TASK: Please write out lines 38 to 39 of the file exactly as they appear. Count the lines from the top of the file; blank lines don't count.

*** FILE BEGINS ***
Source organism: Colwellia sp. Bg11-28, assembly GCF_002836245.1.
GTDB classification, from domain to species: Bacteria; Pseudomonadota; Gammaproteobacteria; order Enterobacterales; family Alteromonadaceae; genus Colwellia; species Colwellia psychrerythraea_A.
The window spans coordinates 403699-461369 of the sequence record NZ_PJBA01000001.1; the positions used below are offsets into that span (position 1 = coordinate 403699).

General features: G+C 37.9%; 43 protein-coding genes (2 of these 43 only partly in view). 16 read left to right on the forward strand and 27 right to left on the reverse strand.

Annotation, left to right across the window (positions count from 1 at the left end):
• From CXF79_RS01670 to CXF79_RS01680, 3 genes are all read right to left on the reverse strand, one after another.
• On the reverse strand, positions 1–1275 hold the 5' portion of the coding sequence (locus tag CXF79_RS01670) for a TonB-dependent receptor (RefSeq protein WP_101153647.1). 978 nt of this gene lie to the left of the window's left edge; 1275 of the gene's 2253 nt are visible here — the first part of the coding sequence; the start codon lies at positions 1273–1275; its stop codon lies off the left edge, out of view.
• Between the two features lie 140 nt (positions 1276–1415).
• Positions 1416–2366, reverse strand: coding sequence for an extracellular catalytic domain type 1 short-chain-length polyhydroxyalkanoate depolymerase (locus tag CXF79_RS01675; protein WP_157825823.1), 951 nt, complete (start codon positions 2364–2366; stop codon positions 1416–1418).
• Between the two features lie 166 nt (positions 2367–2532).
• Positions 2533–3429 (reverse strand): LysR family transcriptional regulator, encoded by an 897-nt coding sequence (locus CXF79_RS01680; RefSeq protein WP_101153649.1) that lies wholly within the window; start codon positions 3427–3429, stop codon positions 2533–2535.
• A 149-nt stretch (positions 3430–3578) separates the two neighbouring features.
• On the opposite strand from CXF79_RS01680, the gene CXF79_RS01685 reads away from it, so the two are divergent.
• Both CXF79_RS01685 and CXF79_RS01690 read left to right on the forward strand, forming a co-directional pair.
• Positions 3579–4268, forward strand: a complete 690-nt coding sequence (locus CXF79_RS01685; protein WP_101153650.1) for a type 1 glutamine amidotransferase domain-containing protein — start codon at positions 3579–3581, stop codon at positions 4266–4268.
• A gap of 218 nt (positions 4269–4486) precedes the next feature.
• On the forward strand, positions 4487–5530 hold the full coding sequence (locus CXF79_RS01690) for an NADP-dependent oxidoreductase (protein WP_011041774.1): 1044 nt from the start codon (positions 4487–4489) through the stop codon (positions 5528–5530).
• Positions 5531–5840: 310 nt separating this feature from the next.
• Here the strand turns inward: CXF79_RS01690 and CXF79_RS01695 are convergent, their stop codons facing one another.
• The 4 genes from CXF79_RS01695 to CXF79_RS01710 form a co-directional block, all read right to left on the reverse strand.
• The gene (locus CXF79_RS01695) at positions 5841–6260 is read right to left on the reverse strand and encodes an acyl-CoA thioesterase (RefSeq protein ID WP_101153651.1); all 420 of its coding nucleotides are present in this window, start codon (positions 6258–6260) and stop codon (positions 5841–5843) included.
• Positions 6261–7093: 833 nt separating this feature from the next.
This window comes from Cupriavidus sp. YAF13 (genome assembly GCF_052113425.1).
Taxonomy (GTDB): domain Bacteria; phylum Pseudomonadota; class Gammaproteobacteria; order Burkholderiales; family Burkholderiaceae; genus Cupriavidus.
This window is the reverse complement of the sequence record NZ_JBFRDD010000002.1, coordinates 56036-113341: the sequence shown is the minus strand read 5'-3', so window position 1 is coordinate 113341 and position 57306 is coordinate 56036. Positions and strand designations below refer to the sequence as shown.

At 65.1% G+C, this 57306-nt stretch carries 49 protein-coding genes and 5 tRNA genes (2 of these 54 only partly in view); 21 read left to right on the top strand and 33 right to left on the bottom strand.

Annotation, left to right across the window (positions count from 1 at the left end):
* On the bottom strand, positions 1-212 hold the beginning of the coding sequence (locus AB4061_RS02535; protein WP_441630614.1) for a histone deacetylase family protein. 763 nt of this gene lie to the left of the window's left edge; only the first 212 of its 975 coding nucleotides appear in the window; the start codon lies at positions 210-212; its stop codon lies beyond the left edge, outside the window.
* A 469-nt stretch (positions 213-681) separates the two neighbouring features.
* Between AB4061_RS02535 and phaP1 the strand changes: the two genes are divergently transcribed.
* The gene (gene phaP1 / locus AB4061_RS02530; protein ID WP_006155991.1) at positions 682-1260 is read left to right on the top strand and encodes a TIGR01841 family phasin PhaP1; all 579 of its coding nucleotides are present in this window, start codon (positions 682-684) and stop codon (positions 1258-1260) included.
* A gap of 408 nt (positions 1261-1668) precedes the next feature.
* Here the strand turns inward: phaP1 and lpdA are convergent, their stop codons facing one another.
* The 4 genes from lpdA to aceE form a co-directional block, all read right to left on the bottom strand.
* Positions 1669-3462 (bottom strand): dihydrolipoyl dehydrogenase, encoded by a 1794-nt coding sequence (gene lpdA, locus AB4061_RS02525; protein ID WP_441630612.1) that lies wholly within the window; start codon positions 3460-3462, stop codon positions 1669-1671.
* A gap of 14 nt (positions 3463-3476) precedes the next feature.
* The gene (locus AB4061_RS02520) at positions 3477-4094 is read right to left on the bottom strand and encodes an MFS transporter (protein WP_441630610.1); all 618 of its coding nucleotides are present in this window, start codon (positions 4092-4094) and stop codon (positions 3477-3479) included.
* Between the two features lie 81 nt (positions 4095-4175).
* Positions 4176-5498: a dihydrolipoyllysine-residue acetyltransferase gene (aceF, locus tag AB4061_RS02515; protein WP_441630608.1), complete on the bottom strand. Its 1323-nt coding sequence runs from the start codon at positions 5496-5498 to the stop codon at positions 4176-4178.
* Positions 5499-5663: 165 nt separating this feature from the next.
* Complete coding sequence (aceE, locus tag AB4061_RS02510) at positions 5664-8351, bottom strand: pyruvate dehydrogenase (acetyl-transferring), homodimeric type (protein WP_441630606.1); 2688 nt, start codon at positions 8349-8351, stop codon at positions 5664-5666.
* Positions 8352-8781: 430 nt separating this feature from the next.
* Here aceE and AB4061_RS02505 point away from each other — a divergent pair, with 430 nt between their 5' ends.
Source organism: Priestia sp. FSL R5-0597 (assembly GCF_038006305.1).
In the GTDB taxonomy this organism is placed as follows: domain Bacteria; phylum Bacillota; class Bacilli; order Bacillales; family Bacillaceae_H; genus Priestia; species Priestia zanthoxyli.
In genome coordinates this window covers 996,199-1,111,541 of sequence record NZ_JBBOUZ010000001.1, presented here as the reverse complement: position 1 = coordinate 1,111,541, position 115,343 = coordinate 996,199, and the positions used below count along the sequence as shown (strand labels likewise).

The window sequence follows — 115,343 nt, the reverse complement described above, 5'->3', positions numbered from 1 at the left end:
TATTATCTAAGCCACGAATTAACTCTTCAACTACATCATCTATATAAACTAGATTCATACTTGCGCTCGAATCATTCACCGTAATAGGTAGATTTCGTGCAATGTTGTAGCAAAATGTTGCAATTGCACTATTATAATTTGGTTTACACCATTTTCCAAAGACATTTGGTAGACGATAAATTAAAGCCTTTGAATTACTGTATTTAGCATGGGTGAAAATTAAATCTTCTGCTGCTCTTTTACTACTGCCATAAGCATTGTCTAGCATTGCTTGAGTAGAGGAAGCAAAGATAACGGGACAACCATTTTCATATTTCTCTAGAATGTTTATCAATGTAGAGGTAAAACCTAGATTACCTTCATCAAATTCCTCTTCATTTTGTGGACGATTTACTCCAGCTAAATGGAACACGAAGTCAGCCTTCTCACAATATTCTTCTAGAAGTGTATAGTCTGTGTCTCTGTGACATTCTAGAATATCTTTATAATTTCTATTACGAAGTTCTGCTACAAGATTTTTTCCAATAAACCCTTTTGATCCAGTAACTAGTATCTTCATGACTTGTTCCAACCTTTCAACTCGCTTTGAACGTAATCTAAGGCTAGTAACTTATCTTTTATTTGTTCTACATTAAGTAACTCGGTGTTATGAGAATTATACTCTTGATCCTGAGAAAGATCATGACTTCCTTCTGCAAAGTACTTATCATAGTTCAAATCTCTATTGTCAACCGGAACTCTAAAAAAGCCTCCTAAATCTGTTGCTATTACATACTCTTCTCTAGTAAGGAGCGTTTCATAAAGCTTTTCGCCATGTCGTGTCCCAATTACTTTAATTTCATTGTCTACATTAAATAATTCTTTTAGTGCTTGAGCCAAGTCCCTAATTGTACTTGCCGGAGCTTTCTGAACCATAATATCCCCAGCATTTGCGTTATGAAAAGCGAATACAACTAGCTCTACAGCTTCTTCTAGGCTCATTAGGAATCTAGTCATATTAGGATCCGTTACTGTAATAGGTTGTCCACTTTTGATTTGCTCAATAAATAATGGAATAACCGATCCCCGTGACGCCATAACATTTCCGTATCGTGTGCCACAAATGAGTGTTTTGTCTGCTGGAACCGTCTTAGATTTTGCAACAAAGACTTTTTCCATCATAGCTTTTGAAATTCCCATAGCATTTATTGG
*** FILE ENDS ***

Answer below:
* Between the two features lie 81 nt (positions 4095-4175).
* Positions 4176-5498: a dihydrolipoyllysine-residue acetyltransferase gene (aceF, locus tag AB4061_RS02515; protein WP_441630608.1), complete on the bottom strand. Its 1323-nt coding sequence runs from the start codon at positions 5496-5498 to the stop codon at positions 4176-4178.